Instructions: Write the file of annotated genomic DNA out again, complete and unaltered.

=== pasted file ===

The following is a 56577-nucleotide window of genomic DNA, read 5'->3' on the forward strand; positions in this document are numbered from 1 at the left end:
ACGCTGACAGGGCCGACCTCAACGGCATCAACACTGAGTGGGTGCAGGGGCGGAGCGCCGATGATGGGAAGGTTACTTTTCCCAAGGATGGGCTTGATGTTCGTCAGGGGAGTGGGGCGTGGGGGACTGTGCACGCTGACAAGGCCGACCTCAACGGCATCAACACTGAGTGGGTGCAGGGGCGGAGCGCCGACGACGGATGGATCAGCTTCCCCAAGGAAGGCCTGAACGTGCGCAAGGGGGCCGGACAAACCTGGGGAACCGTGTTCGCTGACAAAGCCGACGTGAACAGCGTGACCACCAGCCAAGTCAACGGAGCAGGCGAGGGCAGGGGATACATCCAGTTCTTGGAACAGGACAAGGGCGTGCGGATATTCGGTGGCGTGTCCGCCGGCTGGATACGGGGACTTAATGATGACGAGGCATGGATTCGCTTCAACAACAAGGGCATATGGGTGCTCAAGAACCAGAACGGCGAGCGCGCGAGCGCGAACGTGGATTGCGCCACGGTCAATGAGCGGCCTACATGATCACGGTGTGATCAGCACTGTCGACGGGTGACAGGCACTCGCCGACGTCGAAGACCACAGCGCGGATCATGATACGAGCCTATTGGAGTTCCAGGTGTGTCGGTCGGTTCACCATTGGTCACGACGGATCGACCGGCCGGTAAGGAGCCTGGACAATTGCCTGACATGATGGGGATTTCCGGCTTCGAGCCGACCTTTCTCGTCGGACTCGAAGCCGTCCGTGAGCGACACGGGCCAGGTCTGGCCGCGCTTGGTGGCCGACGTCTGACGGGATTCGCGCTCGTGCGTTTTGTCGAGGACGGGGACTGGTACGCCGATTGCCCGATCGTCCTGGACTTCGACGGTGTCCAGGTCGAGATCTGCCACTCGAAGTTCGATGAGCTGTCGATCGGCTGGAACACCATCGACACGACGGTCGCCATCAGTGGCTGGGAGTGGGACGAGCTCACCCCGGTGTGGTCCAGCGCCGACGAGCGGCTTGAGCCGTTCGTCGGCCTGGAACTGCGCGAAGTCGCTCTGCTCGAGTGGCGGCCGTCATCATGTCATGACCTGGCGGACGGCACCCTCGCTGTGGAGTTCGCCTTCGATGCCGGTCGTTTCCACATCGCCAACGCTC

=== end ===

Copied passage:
The following is a 56577-nucleotide window of genomic DNA, read 5'->3' on the forward strand; positions in this document are numbered from 1 at the left end:
ACGCTGACAGGGCCGACCTCAACGGCATCAACACTGAGTGGGTGCAGGGGCGGAGCGCCGATGATGGGAAGGTTACTTTTCCCAAGGATGGGCTTGATGTTCGTCAGGGGAGTGGGGCGTGGGGGACTGTGCACGCTGACAAGGCCGACCTCAACGGCATCAACACTGAGTGGGTGCAGGGGCGGAGCGCCGACGACGGATGGATCAGCTTCCCCAAGGAAGGCCTGAACGTGCGCAAGGGGGCCGGACAAACCTGGGGAACCGTGTTCGCTGACAAAGCCGACGTGAACAGCGTGACCACCAGCCAAGTCAACGGAGCAGGCGAGGGCAGGGGATACATCCAGTTCTTGGAACAGGACAAGGGCGTGCGGATATTCGGTGGCGTGTCCGCCGGCTGGATACGGGGACTTAATGATGACGAGGCATGGATTCGCTTCAACAACAAGGGCATATGGGTGCTCAAGAACCAGAACGGCGAGCGCGCGAGCGCGAACGTGGATTGCGCCACGGTCAATGAGCGGCCTACATGATCACGGTGTGATCAGCACTGTCGACGGGTGACAGGCACTCGCCGACGTCGAAGACCACAGCGCGGATCATGATACGAGCCTATTGGAGTTCCAGGTGTGTCGGTCGGTTCACCATTGGTCACGACGGATCGACCGGCCGGTAAGGAGCCTGGACAATTGCCTGACATGATGGGGATTTCCGGCTTCGAGCCGACCTTTCTCGTCGGACTCGAAGCCGTCCGTGAGCGACACGGGCCAGGTCTGGCCGCGCTTGGTGGCCGACGTCTGACGGGATTCGCGCTCGTGCGTTTTGTCGAGGACGGGGACTGGTACGCCGATTGCCCGATCGTCCTGGACTTCGACGGTGTCCAGGTCGAGATCTGCCACTCGAAGTTCGATGAGCTGTCGATCGGCTGGAACACCATCGACACGACGGTCGCCATCAGTGGCTGGGAGTGGGACGAGCTCACCCCGGTGTGGTCCAGCGCCGACGAGCGGCTTGAGCCGTTCGTCGGCCTGGAACTGCGCGAAGTCGCTCTGCTCGAGTGGCGGCCGTCATCATGTCATGACCTGGCGGACGGCACCCTCGCTGTGGAGTTCGCCTTCGATGCCGGTCGTTTCCACATCGCCAACGCTC